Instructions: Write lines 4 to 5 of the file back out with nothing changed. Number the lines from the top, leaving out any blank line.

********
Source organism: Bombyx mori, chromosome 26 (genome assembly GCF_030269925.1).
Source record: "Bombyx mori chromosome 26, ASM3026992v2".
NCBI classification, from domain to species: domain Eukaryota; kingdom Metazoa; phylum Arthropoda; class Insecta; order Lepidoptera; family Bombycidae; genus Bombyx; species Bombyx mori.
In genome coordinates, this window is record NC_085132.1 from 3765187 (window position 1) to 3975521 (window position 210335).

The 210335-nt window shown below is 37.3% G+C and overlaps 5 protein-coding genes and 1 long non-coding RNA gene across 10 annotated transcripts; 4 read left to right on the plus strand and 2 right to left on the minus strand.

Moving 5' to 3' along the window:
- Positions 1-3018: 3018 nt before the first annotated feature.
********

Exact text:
In genome coordinates, this window is record NC_085132.1 from 3765187 (window position 1) to 3975521 (window position 210335).

The 210335-nt window shown below is 37.3% G+C and overlaps 5 protein-coding genes and 1 long non-coding RNA gene across 10 annotated transcripts; 4 read left to right on the plus strand and 2 right to left on the minus strand.